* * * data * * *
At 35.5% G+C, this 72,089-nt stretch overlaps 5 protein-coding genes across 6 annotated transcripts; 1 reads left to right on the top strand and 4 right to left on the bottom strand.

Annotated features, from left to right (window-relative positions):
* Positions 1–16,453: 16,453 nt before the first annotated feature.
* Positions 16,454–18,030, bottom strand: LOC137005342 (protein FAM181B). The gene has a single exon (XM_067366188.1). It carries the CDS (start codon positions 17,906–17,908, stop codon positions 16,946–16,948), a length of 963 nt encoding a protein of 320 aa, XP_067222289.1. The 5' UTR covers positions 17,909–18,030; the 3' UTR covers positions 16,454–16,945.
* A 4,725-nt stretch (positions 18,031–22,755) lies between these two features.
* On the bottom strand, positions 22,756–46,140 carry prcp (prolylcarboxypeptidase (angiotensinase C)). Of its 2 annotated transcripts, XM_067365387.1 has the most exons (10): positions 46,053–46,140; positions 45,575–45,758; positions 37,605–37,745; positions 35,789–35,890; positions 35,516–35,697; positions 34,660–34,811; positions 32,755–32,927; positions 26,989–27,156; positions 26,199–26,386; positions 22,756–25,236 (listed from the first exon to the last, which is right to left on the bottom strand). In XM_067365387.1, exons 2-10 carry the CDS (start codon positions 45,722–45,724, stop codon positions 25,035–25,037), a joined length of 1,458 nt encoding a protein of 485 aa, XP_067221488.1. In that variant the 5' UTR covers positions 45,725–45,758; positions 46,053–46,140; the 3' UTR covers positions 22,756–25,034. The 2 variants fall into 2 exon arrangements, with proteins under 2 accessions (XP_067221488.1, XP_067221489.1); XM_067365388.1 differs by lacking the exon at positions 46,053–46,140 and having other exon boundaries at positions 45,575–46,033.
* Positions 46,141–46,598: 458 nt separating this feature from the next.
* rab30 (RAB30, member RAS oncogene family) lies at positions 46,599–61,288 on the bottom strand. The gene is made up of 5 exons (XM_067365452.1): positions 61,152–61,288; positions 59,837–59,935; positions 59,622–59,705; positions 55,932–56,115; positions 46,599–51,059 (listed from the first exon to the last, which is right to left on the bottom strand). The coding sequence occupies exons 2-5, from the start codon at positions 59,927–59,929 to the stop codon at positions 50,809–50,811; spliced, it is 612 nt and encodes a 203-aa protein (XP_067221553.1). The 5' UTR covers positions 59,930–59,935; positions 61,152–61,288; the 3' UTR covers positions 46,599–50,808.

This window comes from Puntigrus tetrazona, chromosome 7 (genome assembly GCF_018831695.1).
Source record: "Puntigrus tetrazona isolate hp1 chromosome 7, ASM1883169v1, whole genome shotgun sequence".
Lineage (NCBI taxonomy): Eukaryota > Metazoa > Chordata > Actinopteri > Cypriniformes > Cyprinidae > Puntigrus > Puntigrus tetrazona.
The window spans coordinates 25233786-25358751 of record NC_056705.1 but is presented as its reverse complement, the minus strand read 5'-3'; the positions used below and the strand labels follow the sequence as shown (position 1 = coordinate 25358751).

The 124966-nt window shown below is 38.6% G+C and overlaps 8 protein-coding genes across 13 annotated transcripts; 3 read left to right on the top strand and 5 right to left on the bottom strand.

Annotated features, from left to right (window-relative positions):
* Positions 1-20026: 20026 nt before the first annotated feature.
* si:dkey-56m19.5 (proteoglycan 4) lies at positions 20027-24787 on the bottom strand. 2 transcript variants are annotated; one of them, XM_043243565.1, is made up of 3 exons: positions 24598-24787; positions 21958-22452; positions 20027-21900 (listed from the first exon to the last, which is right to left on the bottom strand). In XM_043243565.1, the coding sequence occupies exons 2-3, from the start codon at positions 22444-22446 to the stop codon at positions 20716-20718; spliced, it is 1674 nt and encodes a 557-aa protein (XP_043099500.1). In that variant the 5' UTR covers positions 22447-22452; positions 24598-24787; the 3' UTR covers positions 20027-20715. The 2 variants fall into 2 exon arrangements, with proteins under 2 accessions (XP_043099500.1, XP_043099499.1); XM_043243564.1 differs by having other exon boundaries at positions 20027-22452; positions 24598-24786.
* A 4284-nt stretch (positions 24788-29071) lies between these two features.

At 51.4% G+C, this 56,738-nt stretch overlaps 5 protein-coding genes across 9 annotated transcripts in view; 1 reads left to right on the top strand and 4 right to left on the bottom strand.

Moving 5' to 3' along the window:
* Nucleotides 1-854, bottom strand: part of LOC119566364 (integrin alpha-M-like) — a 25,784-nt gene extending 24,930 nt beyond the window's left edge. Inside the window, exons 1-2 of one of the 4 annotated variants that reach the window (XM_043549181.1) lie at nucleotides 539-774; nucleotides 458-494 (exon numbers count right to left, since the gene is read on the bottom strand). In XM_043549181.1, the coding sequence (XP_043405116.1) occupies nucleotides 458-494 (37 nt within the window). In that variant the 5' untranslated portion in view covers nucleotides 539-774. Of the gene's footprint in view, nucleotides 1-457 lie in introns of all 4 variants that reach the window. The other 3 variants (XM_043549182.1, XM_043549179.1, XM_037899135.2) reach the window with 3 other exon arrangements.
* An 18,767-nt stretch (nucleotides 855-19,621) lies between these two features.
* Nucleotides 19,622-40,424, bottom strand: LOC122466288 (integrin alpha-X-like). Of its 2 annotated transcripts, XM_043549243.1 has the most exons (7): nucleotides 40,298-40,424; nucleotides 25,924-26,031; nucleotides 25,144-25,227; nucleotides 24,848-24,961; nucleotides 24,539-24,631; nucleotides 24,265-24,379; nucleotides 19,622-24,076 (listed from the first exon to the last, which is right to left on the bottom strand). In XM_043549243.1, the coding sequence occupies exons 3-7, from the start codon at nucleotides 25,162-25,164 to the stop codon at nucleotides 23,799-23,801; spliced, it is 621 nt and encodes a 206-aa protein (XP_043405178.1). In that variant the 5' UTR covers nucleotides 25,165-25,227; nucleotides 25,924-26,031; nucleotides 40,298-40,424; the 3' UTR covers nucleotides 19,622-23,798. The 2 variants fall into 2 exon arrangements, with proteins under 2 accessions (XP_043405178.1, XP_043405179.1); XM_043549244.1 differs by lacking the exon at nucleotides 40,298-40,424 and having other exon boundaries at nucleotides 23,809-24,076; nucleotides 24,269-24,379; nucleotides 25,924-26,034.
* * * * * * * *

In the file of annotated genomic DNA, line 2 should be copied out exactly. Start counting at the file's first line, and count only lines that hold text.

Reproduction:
Annotated features, from left to right (window-relative positions):